Why I Think Networking is Stupid

Dave Thomas Owner The Business of Lifting WeightsWritten by Dave Thomas

I have never allocated much energy for networking or glad handing with my fellow fitness professionals. I can count on one hand the amount of actual friends that I have in this industry and we never had, “Become boys with Tommy Fit Pro” on our list of how we’d get customers at our San Diego gym. It’s not to say that I don’t think networking can be effective or a great strategy for certain businesses, but for brick and mortar gyms who need local cash flow, I have never observed evidence of that shit working. I value my time greatly, and I have no time for what isn’t highly effective.

As all facets of my job require me to be active and engaged in social media, it’s allowed me to study online behavior of many different gyms, and few things produce a faster head shake than when I see struggling Joe’s Strength and Conditioning Gym posting and tagging famous gym owners, successful fitness professionals, and those with big followings in an effort to network and hitch their wagon to someone else’s following. It’s like watching a pledge try and impress the Frat president. With one side of their mouth many owners attempt to build great culture for their gym, and on the other side are still preoccupied with the distracting endeavor of fitting in with strangers on the internet.

It’s very understandable. When you are new to an industry and starting out, you want to know that what you are doing is of the highest quality, so naturally you want validation from those who came before you. Back when I wrote more consistently in 2010 and 2011, when people like Tony Gentilcore and John Romaniello first shared an article I wrote, I thought that was like, the coolest thing ever. As much as I appreciated that, I quickly realized that I wouldn’t be able to convince the bank teller to deposit Facebook Shares into our bank account.

Today, I offer you a more effective way to network with an amazing group of like-minded professionals right underneath your nose. Your members. Stop thinking that your business is going to be saved or grown by anyone other than your customers, or through any other actions than by creating great culture among your tribe and nurturing it as your top priority. Put yourself firmly in your tribe, not above it, by focusing on the following areas.

Internally Focused Content

I have a very simple rule for content: Will our members find this valuable? This first and last line of defense has caused me to hit delete on many a drafts, and for good measure. Your content should engage your customer demographic, support your culture, and attract new customers to your business. Rather than sharing your fourth video of the month of you doing reverse Bulgarian single leg bridge press isometric holds with bottoms up banded cross lateralizations, in an effort to seem smart to your peers, why not ask your members to share their struggles with you and create valuable content for them based on that dialogue?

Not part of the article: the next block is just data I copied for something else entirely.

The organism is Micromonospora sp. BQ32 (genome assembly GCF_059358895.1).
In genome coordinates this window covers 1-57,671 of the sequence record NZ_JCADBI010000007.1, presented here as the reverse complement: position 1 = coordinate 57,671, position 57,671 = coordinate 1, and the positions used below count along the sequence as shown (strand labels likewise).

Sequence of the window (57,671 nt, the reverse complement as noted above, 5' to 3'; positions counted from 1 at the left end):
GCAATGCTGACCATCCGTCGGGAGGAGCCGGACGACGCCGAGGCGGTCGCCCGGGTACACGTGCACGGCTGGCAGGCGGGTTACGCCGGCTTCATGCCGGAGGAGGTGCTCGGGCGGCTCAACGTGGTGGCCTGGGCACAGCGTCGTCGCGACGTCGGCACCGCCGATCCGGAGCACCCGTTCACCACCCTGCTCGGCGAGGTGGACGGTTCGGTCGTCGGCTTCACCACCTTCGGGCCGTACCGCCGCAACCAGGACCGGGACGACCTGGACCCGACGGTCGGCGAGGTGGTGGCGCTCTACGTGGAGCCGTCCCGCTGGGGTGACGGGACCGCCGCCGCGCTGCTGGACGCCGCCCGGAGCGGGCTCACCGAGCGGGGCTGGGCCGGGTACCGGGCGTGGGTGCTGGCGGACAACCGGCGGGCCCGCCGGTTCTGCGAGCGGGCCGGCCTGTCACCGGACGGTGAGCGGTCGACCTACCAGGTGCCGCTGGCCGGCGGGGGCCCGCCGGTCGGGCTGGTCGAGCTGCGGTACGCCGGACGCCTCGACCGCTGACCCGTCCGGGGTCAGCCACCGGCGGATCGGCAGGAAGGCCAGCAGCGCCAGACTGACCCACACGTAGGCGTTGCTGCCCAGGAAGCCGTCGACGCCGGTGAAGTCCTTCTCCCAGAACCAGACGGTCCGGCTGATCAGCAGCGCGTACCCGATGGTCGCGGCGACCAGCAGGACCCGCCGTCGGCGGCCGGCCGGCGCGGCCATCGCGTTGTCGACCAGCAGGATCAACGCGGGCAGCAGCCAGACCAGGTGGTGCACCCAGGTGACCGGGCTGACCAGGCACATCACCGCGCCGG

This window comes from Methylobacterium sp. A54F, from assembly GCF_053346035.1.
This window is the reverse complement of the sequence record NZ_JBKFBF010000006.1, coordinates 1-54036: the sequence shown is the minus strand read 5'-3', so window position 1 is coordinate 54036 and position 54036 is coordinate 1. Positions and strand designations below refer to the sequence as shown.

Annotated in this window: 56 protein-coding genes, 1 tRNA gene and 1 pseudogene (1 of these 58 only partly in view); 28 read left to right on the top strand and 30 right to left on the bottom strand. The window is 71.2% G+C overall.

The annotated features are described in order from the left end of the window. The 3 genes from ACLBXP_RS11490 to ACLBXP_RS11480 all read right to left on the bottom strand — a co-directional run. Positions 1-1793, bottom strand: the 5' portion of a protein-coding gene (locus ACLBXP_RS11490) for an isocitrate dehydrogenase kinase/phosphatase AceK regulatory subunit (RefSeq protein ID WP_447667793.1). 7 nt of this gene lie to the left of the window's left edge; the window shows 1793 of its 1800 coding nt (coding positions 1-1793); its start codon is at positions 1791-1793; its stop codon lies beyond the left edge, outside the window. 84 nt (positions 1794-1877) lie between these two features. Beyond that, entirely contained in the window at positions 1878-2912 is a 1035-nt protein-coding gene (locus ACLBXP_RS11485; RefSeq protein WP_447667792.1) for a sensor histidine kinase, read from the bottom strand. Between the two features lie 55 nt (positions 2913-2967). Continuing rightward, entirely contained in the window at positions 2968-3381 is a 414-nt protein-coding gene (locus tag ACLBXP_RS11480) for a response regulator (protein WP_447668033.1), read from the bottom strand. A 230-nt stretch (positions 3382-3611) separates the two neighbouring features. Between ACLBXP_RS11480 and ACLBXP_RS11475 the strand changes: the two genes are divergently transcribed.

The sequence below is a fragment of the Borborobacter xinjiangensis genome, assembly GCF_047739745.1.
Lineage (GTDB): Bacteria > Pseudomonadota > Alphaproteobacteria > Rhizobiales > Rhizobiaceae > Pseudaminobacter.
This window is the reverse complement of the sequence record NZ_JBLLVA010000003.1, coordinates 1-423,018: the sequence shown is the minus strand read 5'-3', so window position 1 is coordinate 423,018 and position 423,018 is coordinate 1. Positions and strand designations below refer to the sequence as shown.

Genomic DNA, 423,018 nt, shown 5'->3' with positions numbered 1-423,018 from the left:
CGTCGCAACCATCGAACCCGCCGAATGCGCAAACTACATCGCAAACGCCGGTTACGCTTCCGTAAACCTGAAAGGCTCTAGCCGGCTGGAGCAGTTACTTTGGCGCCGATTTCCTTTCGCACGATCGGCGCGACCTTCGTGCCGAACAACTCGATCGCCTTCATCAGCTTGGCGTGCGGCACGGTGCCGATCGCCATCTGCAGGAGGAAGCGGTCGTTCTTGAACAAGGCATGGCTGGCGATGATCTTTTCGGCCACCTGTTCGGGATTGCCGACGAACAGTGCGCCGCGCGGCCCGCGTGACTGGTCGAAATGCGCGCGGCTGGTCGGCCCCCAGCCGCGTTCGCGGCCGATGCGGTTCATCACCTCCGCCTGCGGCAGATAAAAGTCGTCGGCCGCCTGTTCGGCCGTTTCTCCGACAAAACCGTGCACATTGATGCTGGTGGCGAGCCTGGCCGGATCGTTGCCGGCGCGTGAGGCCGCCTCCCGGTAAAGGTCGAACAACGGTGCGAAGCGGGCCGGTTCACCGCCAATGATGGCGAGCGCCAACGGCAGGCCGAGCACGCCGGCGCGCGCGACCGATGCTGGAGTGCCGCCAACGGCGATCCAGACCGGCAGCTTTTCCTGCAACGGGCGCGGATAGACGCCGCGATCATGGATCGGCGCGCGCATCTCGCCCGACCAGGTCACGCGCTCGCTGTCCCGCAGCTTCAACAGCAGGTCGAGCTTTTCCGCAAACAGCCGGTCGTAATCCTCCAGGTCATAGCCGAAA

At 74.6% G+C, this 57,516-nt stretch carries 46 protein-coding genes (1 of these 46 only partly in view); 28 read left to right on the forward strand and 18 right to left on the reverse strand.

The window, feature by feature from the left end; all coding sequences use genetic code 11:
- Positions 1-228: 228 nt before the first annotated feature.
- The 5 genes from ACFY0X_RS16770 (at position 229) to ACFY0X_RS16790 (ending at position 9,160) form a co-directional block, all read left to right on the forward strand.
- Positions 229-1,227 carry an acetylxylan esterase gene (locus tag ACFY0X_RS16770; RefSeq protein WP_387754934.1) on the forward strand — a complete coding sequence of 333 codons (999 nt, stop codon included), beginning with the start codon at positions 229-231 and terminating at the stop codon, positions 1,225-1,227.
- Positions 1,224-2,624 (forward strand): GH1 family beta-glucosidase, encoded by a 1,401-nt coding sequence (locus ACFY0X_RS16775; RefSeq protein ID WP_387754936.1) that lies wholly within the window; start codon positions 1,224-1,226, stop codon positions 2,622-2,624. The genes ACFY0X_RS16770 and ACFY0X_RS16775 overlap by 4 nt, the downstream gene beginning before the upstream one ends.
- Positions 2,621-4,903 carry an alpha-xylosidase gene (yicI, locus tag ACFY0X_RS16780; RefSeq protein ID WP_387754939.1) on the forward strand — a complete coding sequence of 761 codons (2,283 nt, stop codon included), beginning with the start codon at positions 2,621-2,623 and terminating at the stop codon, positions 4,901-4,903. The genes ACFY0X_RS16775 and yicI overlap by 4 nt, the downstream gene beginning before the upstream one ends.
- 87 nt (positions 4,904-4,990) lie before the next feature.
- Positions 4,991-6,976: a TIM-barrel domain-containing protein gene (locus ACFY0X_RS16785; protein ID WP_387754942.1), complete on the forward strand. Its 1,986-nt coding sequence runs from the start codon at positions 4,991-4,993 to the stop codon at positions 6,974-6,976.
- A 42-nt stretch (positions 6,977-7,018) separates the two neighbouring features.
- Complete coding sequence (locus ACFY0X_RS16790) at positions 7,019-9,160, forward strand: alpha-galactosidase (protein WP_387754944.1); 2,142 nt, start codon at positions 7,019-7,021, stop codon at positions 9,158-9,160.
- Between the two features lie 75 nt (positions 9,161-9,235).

This usually equals happy customers who share what helped them, and an increase of potential new customers who want the same.

Internally Focused Relationships

I want to walk you through a real world example of just how powerful your attentive, engaged presence with your members can be your for business. Around five years ago, we had a new member join who we will call Kevin, who was one of our first 100 members back in 2011. We got to know him very well, and we welcomed him into our circle and treated him as a peer. Kevin became a great member, and ultimately, chipped away and convinced his girlfriend Samantha to join the gym from our direct competitor. We treated Samantha in the very same manner, and not long after she joined, Samantha referred every single executive at her company to join our gym. The executives recruited their sales managers, and their sales managers recruited their salespeople. I bullshit you not, out of engaging one loyal member, it lead to the addition of nearly 40 new members over a one year period. At an average membership of $100 per member, you don’t need an abacus to see that’s $4,000 in recurring revenue every month. Many of these members are still with us to this day and some our best, most loyal members that we have.

This large scale microcosm is why I do not waste my time with professional networking. Would this have happened if we were externally focused on engaging our fellow fitness professionals? On meeting up for lunch with San Diego coaches? I don’t know. Maybe it would, maybe it wouldn’t have. I don’t know what happens when you focus externally or when it pays off, but I exactly what happens when you engage your internal customers on a regular, consistent basis and it’s quantifiable, tangible referral revenue for your business. It takes effort and it takes caring, and it consistently delivers.

At the end of the day, this internally focused networking is really just caring about the experience your members have and engaging them on a regular basis. I am not suggesting you abandon professional courtesies and relationships with others, just suggesting that you worry less about approval from your professional peers and more about approval from your resources that exist in real life.

Watch your gym grow with more rad people.

2018-11-13T20:25:23+00:00

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